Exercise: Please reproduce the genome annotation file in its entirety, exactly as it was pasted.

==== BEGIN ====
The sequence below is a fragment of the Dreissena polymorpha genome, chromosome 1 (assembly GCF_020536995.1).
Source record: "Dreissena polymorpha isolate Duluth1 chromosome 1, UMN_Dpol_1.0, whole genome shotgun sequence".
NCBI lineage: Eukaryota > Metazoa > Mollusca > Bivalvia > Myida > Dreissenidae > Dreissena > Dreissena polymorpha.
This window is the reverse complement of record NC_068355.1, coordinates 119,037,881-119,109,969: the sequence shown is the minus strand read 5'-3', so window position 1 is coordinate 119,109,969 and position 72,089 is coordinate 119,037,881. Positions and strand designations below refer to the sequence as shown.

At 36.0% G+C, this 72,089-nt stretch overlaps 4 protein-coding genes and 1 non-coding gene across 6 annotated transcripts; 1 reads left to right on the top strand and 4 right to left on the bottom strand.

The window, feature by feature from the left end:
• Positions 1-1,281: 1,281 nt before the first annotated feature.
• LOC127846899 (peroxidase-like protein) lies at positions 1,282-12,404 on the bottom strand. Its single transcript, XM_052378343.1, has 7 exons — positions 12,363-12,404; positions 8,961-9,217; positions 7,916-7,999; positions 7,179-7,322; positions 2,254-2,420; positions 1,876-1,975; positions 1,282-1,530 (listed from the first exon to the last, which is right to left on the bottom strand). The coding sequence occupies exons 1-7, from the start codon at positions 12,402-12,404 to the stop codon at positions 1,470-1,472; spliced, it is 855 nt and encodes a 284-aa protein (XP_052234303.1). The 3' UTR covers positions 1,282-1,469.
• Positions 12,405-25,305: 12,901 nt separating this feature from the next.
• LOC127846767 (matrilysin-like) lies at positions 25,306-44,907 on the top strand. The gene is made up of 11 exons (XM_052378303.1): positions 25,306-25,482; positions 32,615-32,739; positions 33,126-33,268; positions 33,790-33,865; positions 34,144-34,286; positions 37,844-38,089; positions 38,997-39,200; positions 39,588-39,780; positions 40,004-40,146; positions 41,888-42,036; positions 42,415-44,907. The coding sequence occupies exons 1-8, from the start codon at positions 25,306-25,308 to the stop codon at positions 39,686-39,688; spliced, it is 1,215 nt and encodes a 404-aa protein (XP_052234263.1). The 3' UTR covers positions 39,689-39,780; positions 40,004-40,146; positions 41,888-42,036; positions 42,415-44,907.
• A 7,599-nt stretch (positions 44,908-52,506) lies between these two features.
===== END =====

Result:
The sequence below is a fragment of the Dreissena polymorpha genome, chromosome 1 (assembly GCF_020536995.1).
Source record: "Dreissena polymorpha isolate Duluth1 chromosome 1, UMN_Dpol_1.0, whole genome shotgun sequence".
NCBI lineage: Eukaryota > Metazoa > Mollusca > Bivalvia > Myida > Dreissenidae > Dreissena > Dreissena polymorpha.
This window is the reverse complement of record NC_068355.1, coordinates 119,037,881-119,109,969: the sequence shown is the minus strand read 5'-3', so window position 1 is coordinate 119,109,969 and position 72,089 is coordinate 119,037,881. Positions and strand designations below refer to the sequence as shown.

At 36.0% G+C, this 72,089-nt stretch overlaps 4 protein-coding genes and 1 non-coding gene across 6 annotated transcripts; 1 reads left to right on the top strand and 4 right to left on the bottom strand.

The window, feature by feature from the left end:
• Positions 1-1,281: 1,281 nt before the first annotated feature.
• LOC127846899 (peroxidase-like protein) lies at positions 1,282-12,404 on the bottom strand. Its single transcript, XM_052378343.1, has 7 exons — positions 12,363-12,404; positions 8,961-9,217; positions 7,916-7,999; positions 7,179-7,322; positions 2,254-2,420; positions 1,876-1,975; positions 1,282-1,530 (listed from the first exon to the last, which is right to left on the bottom strand). The coding sequence occupies exons 1-7, from the start codon at positions 12,402-12,404 to the stop codon at positions 1,470-1,472; spliced, it is 855 nt and encodes a 284-aa protein (XP_052234303.1). The 3' UTR covers positions 1,282-1,469.
• Positions 12,405-25,305: 12,901 nt separating this feature from the next.
• LOC127846767 (matrilysin-like) lies at positions 25,306-44,907 on the top strand. The gene is made up of 11 exons (XM_052378303.1): positions 25,306-25,482; positions 32,615-32,739; positions 33,126-33,268; positions 33,790-33,865; positions 34,144-34,286; positions 37,844-38,089; positions 38,997-39,200; positions 39,588-39,780; positions 40,004-40,146; positions 41,888-42,036; positions 42,415-44,907. The coding sequence occupies exons 1-8, from the start codon at positions 25,306-25,308 to the stop codon at positions 39,686-39,688; spliced, it is 1,215 nt and encodes a 404-aa protein (XP_052234263.1). The 3' UTR covers positions 39,689-39,780; positions 40,004-40,146; positions 41,888-42,036; positions 42,415-44,907.
• A 7,599-nt stretch (positions 44,908-52,506) lies between these two features.